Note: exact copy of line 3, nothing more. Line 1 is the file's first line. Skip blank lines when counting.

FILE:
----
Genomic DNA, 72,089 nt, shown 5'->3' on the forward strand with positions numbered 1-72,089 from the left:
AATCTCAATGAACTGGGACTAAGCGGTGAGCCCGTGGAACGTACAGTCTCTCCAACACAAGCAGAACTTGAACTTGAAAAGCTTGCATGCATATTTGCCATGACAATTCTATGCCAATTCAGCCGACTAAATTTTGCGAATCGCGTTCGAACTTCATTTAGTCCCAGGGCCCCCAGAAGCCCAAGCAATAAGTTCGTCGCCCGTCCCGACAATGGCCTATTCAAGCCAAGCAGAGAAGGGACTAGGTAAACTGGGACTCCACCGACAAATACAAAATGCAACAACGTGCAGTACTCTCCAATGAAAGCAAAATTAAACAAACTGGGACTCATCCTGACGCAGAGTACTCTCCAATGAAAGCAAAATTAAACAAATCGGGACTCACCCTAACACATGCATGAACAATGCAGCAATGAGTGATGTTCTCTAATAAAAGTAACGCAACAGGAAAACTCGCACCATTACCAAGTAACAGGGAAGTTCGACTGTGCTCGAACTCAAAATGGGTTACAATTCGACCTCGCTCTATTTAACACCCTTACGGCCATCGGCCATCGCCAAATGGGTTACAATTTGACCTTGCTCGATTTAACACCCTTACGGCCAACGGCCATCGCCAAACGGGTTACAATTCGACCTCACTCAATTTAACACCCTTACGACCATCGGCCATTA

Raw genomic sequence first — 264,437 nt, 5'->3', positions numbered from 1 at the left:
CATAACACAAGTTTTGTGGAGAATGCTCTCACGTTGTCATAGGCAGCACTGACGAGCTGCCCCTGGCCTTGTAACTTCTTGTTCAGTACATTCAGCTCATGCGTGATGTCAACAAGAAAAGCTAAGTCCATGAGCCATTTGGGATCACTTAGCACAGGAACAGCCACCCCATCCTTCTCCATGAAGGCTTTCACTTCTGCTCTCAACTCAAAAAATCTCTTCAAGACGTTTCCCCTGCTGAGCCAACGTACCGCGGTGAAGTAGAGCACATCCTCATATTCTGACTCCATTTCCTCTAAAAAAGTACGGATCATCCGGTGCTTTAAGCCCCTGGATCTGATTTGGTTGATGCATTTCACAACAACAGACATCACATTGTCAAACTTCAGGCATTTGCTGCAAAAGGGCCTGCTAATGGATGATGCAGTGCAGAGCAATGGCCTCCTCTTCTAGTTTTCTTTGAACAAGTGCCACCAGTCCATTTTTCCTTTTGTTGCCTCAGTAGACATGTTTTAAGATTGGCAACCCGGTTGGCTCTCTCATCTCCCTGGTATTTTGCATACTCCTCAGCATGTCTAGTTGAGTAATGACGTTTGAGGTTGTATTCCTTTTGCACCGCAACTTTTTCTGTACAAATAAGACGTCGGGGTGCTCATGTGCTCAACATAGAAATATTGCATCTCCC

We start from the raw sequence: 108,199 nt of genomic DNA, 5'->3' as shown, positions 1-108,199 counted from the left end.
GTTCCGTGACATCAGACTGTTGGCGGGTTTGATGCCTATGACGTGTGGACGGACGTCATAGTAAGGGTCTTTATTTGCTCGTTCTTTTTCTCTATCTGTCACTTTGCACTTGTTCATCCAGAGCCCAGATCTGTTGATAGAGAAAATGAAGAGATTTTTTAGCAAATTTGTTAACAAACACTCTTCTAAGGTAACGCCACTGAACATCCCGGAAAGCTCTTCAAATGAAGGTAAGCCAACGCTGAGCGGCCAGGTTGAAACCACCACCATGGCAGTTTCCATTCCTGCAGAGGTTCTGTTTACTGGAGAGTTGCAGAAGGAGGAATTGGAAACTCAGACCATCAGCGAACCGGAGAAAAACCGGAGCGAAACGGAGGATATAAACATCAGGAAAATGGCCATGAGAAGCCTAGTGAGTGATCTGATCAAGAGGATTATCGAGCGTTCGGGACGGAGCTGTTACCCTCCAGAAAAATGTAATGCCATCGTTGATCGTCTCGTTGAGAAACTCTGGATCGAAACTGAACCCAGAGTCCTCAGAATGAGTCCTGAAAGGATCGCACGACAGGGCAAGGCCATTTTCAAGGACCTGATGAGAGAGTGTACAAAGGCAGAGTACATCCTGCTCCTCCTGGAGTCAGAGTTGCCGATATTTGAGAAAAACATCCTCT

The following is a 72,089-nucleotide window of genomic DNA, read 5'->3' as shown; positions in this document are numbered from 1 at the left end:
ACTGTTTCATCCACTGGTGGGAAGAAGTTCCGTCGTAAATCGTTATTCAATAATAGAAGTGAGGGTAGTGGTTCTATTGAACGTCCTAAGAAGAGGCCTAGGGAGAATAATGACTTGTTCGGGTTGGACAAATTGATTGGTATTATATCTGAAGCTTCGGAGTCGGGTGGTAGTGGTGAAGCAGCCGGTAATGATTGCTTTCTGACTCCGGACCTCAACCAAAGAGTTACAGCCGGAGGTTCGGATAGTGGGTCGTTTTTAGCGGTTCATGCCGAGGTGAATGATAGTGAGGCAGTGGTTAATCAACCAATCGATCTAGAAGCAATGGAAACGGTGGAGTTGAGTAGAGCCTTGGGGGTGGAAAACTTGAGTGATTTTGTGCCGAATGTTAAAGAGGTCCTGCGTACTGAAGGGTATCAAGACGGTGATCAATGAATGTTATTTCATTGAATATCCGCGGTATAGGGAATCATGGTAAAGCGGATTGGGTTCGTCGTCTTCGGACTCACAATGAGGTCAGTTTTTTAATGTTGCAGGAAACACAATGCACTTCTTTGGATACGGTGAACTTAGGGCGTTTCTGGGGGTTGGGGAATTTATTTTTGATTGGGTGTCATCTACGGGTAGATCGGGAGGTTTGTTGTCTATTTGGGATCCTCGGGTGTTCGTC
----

Raw genomic sequence first — 264,437 nt, 5'->3', positions numbered from 1 at the left: